shaping means 17 may providefor one or more output channels of the receiver means a corresponding pulse shapingand/or dividing circuit for applying to the recordobjects and advantages are set forth in the following de ing medium M through'a:respective'head section of the the . o a recorder means 13 'a'respective trace or record. Such a pulse dividing circuit is of utility for any channel where an acceptable tape speed would result in an undesirably high linear rate of recorded pulses. ';In the overall form of the system ashere disclosed, it is contemplated that each load will be connected to the supply line by power coupling means associated with a respective transmitter or incorporated in a physical unit embodying the transmitter, the means 20 then providing power conduction to the load and also providing power for energizing the'transmitter as through DC.

power supply means 21 and the preferably included Zener diode type voltage regulator 22 to a crystal controlled variable frequency oscillator 23, the output of which is fed through a suitable carrier coupling device 24 into the line.

. The frequency variation of the oscillatorqis accom- 1 plishedithrough theseparately represented oscillator frequency control means 25 such as the solid state device currently known under the'trademark Varicapf for which the instantaneous capacity as an output is determined by and proportional to an applied or input voltage.

The load is then sensed through the power coupling means 20and a corresponding voltage is developed for applicai 3 tion to the Va'ri'cap frequency. control means 25, as here? inafter detailed. Either the currentdrawn by the load is as the load varies, developing a voltage changeapplied as an input tothe Varicap, the correspondingvariation of the transmitter frequency determining capacitance produces a frequency variation proportional to. the selected load characteristicvariation.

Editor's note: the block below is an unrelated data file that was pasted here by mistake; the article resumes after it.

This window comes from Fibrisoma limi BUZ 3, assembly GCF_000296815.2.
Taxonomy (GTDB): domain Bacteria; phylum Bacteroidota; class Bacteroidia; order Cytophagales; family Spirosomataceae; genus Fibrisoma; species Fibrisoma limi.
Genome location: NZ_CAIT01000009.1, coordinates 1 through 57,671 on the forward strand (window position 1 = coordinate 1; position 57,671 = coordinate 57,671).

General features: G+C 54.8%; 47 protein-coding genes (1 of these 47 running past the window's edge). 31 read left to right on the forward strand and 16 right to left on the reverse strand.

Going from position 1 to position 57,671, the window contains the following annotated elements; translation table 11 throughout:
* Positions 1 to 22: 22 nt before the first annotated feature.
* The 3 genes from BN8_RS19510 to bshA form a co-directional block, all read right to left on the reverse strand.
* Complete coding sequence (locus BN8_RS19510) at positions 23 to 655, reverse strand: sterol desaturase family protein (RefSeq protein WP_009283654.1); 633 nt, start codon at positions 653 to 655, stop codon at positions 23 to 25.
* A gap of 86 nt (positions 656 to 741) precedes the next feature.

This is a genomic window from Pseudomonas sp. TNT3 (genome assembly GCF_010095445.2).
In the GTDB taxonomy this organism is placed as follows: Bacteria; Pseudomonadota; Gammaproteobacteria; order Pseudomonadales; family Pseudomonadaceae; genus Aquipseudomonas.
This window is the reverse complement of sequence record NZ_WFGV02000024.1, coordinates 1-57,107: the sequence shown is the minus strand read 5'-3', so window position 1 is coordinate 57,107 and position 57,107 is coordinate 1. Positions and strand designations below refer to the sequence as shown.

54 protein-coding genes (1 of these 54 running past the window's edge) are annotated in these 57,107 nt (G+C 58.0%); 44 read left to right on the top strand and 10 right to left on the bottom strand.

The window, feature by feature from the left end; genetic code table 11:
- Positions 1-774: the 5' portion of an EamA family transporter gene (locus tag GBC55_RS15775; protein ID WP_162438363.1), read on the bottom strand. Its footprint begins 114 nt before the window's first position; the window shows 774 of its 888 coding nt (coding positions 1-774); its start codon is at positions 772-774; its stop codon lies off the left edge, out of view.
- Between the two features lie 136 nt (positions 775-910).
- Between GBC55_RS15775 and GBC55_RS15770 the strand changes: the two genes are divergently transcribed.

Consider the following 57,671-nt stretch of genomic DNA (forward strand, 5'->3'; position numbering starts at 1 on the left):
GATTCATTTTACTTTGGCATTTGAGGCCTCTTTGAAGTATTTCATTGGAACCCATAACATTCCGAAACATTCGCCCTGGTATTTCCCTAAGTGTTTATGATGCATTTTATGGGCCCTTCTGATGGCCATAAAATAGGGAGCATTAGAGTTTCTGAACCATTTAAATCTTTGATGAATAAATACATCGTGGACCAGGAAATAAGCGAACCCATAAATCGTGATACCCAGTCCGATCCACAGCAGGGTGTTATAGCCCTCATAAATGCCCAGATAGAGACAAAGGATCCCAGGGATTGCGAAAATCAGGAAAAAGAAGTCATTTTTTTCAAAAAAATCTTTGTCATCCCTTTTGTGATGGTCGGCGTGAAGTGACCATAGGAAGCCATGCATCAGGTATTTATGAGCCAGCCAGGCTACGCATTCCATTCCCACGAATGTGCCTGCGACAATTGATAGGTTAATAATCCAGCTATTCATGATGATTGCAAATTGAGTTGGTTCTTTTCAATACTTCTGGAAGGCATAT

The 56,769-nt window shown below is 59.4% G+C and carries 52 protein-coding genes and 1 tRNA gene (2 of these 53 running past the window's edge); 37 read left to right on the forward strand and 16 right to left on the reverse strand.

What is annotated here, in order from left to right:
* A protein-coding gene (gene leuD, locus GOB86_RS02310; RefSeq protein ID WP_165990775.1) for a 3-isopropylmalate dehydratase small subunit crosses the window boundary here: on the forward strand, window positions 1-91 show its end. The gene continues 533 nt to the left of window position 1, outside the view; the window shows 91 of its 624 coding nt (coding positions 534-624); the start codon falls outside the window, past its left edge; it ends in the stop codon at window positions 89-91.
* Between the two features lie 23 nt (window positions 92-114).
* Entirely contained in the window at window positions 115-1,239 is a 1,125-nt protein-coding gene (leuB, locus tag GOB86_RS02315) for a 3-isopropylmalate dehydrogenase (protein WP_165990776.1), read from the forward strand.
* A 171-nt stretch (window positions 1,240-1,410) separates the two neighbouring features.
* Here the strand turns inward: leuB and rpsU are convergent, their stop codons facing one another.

A crystal controlled reference oscillator 26 advantageously is used in the system at either the receiver or trans .mitter points'to cancel the effect of ambient conditions such as'temperature, preferably as shown in the drawings I at each transmitter point, Where it is also energized by each filter section output (through pulse shaping and/or dividing means) a final signal to a recording head section proportional in 'fre quency to the metered load characteristic.

However, for ultimate simplicity or. convenience of design, it is often preferable to use atthe central receiving station individual receiver units for each channel, i.e.

' recording of monitored events or metered variable such 7 for each transmitter, which are coupled to line and tuned to the frequency range of respective transmitters to apply (through pulse shaping and/or divider units where used) to the recorder, individual outputs" in the audio range proportional to the metered load characteristics,

The latter arrangement is hereinafter described wherein the receiver means 12 includes for each transmitter the general arrangement of FIG. 5.

In any event with a system as thus far generally detailed, there is producible on one medium a multi-channel as individual loads of electric energy consuming devices,

with a time channel record of time pulses generated at Y pro-set rate, whereby the records in the severalchannels may be related .to time of occurrence with the actual time of the beginning or end of the record known; or interpreted as functions of time such as instantaneous timerate'syor in effect integrated over selected periods, as

contemplated in our Patent 2,966,266.; From the known characteristics of each transmitter and the known fre' quency. division ratio, appropriate meter constants are available for each. record channel'upon processing the data there recorded. The presence of the time channel in the record isespecially' advantageous for such purposes, inasmuch as .it provides a means for rendering the playback interpretation of recorded data independent of differ ences in recording and playback tape Speed's. j